Your Campus Ministry Network is essential to sustainability.  This page provides resources for explaining the critical mission of campus ministry (Interpreting Campus Ministry), and recommendations for connecting with District Resources, and Alumni.

Interpreting Campus Ministry: The following are scholarly reports and articles from the General Board of Higher Education and Ministry and can serve as valuable resources for communicating the importance of campus ministry.

Approaching Campus Ministry as an Emerging Mission Frontier

This was the opening presentation at the August 22nd 2015, BHECM Training Forum for Local Boards. This presentation and handout explains why it is an emerging frontier, why it is strategic and the need to shift from a traditional  to a “missional” approach in campus ministry:

District Outreach: All of our Virginia Conference campus ministries are a district “ministry,”  In this role our campus ministers, student leadership teams and boards are expected to establish contact with their district churches and church groups (UMM/UMW/Adult SS Classes). Meet and talk about your ministry, have students tell their story, explain what churches and church groups can do to support your campus ministry (Handout – What You Can Do), send letters to the church groups and include interest cards (Church Group Interest Card)

Publicity: Newsletters are an important part of outreach and development. They should be sent to all those who support your ministry – your alumni, friends, and district church groups. Ask your district churches to include a link to your ministry on their web site.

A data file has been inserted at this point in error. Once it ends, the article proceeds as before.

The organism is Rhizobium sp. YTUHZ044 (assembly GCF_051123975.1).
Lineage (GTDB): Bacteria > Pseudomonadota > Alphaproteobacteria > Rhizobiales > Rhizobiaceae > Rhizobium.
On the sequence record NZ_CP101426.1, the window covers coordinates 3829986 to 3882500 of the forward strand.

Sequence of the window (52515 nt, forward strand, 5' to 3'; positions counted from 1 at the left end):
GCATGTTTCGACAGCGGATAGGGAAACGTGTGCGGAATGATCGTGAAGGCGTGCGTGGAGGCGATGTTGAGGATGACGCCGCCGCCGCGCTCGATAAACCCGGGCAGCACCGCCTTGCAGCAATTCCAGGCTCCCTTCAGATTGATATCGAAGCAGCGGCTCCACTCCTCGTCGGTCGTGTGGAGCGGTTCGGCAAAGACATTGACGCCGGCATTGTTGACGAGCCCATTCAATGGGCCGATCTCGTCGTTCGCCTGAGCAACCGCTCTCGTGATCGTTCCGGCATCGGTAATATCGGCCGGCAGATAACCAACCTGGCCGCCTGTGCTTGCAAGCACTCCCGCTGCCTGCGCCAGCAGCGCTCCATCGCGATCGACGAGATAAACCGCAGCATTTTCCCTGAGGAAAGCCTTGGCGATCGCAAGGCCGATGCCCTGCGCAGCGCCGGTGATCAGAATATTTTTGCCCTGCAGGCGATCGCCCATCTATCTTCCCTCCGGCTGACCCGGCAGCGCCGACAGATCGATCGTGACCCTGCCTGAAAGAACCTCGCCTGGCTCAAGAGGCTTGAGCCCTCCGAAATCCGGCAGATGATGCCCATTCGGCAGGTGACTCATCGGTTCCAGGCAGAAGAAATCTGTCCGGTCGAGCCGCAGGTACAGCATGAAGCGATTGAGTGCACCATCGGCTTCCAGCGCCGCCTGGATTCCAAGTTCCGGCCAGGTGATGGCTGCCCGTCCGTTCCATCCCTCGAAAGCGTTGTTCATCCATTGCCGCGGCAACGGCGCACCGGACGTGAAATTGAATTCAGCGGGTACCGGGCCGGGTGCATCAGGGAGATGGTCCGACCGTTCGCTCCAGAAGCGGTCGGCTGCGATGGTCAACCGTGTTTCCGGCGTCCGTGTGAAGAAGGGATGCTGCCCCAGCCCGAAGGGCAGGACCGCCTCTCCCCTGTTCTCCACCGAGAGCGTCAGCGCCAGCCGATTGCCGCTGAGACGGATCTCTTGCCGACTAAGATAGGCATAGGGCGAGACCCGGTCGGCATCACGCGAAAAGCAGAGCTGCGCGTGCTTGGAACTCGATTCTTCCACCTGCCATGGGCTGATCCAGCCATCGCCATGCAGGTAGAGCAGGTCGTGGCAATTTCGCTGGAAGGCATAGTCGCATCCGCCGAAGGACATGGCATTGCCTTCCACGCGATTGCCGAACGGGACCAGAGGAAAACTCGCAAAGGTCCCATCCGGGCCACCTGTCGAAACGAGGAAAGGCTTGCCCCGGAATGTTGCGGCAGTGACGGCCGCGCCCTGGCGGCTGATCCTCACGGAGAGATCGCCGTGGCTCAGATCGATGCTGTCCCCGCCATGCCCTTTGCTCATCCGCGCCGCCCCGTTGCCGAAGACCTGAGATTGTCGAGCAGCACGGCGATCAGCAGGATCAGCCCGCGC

Web Site Currency: Your students may not refer to your web site (beyond their freshman year) but those in your “network” examine the page to reinforce (or not) their commitment to support your campus ministry.

Alumni: Our campus ministry students “graduate” to become our campus ministry alumni. They are the disciples that are changing the world. They are part of your continuing ministry.  Your “core” students form the basis of your alumni list. Keep in contact (other than donor requests). Schedule Homecoming Open Houses, have alumni “ambassadors” that maintain a connection with year groups, schedule annual alumni events in locations that have a large alumni population, send personal notes from students to those who financially support the ministry – as part of your network – solicit feedback.